So, Windows 8… Though its release has left a mark on Microsoft, what with Steven Sinofsky’s outing, slow sales of devices running the operating system, and some scathing reviews, some developers are still willing to give Windows a shot.
Tracks, a New York-based company working to create the “experience graph,” which is hard to type with a straight face, is one of them. The company, which has raised two rounds of funding totaling $1.4 million, has released a Windows 8 version of its app.
The service actually started as an iPhone-only network, but has since expanded to include this new Windows app, a Web product, and an Android app. Tracks CEO Vic Singh says that the company embraced the desktop because of its users, who said that they wanted their iPhone-less friends and family to be able to use the service.
Tracks allows users to create shared photo and video collections that can be edited by friends and, for public “tracks,” anyone using the service. Though this has been done before – lookin’ at you, pre-pivot Color, and Tapshare, and likely a half-dozen others – Tracks’ average 4.5 star rating for both iOS and Android apps suggest that its users are fond of the service.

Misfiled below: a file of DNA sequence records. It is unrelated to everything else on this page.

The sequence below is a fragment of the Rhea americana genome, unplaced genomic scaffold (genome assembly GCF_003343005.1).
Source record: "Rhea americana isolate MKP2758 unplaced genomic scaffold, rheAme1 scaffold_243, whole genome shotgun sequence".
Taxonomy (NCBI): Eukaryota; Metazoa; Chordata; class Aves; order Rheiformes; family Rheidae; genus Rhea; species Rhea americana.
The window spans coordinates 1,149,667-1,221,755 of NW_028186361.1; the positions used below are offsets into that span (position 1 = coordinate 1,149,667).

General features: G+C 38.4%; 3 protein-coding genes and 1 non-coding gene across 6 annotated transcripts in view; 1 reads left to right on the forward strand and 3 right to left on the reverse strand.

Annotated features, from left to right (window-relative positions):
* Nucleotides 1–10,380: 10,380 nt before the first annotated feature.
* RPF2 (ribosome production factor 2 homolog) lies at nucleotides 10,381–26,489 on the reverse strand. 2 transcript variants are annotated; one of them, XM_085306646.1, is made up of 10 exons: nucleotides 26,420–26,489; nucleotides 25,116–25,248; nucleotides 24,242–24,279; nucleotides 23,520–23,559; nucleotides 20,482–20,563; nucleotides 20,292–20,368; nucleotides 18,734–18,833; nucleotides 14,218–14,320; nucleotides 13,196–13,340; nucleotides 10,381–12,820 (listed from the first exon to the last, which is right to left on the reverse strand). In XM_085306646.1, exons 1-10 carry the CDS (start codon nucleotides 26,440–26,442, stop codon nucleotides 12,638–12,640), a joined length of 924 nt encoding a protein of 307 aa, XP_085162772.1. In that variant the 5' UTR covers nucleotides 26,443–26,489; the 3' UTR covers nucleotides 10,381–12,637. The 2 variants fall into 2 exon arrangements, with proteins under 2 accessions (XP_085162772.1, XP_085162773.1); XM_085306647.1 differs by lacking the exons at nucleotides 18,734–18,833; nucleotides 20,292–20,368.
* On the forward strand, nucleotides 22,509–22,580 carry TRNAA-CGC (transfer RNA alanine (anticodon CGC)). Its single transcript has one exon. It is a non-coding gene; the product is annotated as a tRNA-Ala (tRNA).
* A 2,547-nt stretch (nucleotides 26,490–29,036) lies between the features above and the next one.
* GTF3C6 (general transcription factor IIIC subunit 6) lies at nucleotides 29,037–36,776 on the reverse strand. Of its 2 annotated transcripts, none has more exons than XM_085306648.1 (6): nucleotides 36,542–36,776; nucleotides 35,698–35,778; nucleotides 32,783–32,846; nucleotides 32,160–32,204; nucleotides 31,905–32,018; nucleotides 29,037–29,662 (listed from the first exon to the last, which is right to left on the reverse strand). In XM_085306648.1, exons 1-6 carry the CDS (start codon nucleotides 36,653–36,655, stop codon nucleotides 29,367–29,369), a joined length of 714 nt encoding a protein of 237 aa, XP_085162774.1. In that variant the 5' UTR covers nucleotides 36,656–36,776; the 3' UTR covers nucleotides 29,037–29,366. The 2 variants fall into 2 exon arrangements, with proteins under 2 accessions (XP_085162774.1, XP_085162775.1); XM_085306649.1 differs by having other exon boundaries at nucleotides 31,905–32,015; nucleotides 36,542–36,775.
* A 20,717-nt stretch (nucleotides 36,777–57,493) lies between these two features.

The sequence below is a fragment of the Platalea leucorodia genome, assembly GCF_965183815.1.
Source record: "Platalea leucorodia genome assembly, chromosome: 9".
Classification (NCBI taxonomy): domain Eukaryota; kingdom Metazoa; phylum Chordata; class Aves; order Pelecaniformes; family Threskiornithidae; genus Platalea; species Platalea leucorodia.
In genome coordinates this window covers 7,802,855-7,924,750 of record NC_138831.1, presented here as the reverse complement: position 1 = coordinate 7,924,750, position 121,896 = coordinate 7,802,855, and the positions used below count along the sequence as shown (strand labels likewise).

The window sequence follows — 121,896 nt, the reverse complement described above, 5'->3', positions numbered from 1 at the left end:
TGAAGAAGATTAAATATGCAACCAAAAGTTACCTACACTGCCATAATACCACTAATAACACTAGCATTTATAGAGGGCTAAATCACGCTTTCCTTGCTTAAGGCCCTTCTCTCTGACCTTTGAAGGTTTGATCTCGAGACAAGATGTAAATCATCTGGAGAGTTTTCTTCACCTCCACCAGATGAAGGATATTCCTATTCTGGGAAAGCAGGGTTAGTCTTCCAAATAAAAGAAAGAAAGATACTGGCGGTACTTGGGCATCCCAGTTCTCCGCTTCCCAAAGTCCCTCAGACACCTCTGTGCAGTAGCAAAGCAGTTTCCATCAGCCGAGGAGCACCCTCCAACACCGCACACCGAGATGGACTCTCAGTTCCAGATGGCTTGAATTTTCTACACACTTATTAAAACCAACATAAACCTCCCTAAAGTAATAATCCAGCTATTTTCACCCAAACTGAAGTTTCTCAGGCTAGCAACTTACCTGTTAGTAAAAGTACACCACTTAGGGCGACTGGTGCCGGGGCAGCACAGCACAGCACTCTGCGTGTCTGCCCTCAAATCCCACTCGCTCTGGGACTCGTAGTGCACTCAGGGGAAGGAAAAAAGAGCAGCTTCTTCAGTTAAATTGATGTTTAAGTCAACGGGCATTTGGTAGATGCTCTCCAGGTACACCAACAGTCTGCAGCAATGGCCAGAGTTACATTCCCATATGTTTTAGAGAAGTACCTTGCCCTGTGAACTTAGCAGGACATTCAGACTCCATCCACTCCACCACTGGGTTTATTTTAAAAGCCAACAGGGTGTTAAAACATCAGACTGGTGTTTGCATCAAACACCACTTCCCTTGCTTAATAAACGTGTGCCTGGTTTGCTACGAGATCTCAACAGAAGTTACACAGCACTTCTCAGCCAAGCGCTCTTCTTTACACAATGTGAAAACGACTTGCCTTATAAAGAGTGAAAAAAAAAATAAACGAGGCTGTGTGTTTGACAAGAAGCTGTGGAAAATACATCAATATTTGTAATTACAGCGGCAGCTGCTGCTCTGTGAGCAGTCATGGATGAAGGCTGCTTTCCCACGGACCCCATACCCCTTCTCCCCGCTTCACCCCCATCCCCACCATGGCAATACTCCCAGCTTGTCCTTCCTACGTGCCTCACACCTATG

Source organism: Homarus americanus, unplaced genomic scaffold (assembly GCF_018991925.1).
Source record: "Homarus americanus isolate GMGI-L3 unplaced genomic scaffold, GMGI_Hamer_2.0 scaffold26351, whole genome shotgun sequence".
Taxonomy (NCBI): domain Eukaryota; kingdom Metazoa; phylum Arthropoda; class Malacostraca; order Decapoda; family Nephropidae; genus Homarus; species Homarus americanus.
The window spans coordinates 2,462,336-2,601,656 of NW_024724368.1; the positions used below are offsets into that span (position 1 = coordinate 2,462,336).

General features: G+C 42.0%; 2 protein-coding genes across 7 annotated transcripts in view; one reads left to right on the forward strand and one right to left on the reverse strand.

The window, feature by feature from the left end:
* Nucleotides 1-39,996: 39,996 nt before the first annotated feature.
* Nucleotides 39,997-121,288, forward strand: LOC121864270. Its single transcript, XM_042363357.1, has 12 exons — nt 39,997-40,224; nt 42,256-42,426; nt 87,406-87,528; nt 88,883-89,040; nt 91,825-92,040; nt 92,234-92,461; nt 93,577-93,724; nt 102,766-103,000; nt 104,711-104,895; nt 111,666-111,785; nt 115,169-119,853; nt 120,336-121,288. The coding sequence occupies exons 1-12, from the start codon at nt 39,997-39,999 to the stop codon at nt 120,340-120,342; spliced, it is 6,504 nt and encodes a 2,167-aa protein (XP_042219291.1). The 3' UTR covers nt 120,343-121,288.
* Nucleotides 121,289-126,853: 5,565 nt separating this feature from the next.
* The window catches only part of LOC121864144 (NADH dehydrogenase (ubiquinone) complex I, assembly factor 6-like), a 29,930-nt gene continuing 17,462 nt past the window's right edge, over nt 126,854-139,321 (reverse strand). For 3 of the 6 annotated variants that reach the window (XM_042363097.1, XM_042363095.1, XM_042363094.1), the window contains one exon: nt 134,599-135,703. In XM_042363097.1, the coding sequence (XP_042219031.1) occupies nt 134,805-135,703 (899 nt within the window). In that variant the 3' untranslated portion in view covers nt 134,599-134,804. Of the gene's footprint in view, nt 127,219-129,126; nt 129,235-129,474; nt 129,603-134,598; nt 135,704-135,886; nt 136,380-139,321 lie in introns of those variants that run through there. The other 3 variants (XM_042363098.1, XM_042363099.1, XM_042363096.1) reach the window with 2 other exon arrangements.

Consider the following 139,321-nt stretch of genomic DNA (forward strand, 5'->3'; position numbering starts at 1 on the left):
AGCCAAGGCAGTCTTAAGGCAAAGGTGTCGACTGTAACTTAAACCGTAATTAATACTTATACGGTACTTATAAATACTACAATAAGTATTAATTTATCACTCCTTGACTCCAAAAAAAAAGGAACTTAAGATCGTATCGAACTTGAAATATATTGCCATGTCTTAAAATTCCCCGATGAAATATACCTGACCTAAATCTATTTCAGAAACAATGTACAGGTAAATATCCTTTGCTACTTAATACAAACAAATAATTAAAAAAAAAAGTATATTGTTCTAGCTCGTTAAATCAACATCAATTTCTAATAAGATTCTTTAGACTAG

At least part of this affection comes from Tracks’ design. Singh says that the company is careful to embrace all of the platform-specific guidelines it comes across, custom-tailoring its app for the Metro design language, Google’s Holo interface guidelines, or iOS’ look and feel as needed. The result is an app suite that doesn’t feel like its design was shoe-horned from iOS but is still recognizable based on its own branding decisions. (And, hey, these platforms are starting to look a bit more alike every day – Tracks’ multi-platform commitment might become even easier in the future.)
Now that Tracks has a foundation spread across the mobile and desktop ecosystems, the company plans on introducing new features in 2013. Singh wouldn’t mention what Tracks has planned beyond saying “It can be temporal, it can be interest-based, but as we look towards the future we want to look at other media types that turn a ‘track’ into another self-expression social network.”